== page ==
Aug 01, 2018

Forward Selling Slow in Brazil due to Uncertainty over Freight Rates

Author: Michael Cordonnier/Soybean & Corn Advisor, Inc.

Farmers in Mato Grosso continue to be concerned about the higher freight rates impacting their forward selling and driving up their cost of production for their 2018/19 crops. Grain companies have been reluctant to even offer a price for soybeans or corn due to the uncertainty surrounding freight rates in Brazil. As a result, very little marketing has been done for the current safrinha corn and not all the remaining soybeans that have not been sold either.

In the municipality of Sorriso in central Mato Grosso, the safrinha corn is over 80% harvested and much of the corn is piled on the ground due to a lack of storage space. This is the dry season in central Brazil, so there is little harm to temporarily pile the corn outside. It needs to be picked up before the onset of the summer rains which usually start sometime in September.

Ever since the freight rates increased 20-40% as a condition to end the truck driver strike at the end of May, there has been very little selling of the current crop or forward contracting of the next crop. Estimates are that 50% of the current safrinha corn has not been sold. Farmers are reluctant to sell because of low prices, somewhat disappointing yields, and their hope that the higher freight rates will eventually be declared unconstitutional by the Brazilian Supreme Court.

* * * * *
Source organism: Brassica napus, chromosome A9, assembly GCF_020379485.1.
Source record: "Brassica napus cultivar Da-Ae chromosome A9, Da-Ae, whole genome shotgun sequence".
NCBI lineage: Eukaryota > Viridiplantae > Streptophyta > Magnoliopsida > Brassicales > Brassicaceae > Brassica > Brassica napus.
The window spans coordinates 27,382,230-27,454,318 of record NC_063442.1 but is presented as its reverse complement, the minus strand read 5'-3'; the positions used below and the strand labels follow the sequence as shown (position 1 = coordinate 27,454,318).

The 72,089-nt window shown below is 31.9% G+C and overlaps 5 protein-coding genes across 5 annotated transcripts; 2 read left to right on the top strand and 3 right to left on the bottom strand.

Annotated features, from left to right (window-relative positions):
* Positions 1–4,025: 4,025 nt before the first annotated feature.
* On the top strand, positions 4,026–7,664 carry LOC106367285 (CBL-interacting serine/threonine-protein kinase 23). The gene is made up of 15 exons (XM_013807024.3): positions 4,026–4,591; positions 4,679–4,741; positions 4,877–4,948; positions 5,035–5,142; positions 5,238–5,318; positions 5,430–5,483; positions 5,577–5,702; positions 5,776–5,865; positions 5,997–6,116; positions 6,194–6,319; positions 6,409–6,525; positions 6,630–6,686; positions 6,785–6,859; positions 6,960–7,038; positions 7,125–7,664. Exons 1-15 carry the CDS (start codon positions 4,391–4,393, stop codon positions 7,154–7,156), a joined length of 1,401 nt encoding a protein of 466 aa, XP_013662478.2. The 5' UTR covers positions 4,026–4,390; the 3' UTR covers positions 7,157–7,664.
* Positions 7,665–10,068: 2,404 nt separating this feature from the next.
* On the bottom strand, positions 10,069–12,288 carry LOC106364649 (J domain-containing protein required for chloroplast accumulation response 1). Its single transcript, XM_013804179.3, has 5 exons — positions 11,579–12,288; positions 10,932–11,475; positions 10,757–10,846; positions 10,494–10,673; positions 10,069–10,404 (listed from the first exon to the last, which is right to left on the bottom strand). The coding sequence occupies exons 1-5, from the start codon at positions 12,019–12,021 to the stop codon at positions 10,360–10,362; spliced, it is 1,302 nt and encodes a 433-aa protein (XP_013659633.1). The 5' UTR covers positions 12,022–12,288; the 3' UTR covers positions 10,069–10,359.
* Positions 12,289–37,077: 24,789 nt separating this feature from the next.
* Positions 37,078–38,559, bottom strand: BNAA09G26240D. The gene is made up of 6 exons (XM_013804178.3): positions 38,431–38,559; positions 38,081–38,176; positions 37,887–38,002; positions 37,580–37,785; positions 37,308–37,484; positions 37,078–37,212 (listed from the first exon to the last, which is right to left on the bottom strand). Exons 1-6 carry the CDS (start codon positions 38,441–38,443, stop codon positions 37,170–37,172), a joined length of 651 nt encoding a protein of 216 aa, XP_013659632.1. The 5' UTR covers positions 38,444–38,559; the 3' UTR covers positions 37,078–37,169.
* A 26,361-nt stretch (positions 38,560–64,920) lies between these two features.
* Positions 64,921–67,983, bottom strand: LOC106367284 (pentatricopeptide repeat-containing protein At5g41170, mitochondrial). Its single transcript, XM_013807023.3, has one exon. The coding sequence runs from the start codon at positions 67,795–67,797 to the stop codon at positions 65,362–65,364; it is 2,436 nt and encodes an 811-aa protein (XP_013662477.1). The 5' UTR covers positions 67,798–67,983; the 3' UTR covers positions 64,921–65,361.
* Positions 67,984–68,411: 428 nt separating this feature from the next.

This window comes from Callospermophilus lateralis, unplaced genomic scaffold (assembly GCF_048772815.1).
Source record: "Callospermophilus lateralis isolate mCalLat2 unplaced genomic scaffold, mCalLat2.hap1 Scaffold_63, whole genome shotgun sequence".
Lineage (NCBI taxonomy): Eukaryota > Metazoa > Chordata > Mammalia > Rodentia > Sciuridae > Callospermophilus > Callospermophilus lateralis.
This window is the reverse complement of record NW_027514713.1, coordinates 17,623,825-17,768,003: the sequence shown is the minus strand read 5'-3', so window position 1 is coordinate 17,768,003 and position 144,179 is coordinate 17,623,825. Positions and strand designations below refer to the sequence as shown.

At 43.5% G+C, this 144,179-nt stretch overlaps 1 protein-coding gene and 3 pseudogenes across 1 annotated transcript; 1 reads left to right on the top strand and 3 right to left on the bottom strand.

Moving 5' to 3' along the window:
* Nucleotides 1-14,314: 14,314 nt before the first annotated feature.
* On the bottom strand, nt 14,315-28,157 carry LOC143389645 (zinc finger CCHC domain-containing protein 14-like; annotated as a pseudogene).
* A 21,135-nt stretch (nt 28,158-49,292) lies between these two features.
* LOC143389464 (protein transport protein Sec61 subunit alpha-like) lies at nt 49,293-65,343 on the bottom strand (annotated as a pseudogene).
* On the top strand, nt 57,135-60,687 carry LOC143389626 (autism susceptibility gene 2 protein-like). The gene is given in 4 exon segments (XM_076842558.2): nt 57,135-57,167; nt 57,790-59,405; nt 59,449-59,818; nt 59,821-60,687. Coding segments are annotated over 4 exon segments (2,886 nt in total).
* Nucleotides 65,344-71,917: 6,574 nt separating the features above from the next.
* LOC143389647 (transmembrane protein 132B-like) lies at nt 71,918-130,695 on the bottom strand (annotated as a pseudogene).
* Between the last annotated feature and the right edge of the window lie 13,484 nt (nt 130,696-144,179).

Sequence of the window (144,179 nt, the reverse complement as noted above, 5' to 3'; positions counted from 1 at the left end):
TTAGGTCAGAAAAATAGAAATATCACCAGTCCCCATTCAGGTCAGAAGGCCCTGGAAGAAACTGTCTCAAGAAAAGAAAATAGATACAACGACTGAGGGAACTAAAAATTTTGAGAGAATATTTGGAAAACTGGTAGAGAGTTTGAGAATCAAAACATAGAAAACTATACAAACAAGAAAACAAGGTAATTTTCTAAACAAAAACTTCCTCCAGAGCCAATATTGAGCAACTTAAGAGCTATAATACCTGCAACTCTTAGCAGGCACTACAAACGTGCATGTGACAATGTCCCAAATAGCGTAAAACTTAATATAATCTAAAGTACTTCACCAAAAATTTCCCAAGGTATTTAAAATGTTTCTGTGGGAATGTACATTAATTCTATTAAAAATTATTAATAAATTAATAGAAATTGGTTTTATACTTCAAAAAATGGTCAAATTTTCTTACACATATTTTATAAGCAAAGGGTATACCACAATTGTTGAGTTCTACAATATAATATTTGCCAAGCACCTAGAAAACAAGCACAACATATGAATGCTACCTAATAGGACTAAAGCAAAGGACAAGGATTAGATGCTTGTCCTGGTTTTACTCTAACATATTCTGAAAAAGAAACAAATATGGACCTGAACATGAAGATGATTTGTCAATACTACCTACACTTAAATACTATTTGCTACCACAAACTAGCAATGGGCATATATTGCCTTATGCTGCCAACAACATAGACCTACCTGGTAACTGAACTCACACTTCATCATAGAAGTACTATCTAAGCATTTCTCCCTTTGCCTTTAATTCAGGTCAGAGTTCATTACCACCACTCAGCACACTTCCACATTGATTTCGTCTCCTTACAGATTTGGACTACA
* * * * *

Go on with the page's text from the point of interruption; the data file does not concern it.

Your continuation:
Currently, the spot market for corn in Sorriso is in the range of R$ R$ 20.00 per sack (approximately $2.45 per bushel), which is down from where it was before the harvest started, but still high enough to allow for a profit. Soybean prices in Sorriso are in the range of R$ 64.00 to R$ 65.00 per sack (approximately $7.86 to $7.98 per bushel).

Farmers in Sorriso, which is the largest soybean and corn producing municipality in Brazil, are also very concerned about delays in fertilizer deliveries. Many farmers have not yet purchased their fertilizers due to higher prices resulting from the weaker Brazilian currency and the higher freight rates.

If the weather permits, soybean planting in Sorriso will start on September 15th. If the fertilizers do not arrive in time, farmers may apply less fertilizers or be forced to forgo any fertilizer application. Generally, soybean farmers in central Brazil apply yearly applications of phosphorus and potassium to maintain the soil fertility. If they skip a year, there is the possibility of lower soybean yields especially if the weather during the growing season is adverse. If they reduce their fertilizer applications or skip a year, and the weather during the growing season is favorable, their soybean yields may not suffer.

Certainly, they cannot skip two years of fertilizer applications. If that were to occur, soybean yields would suffer.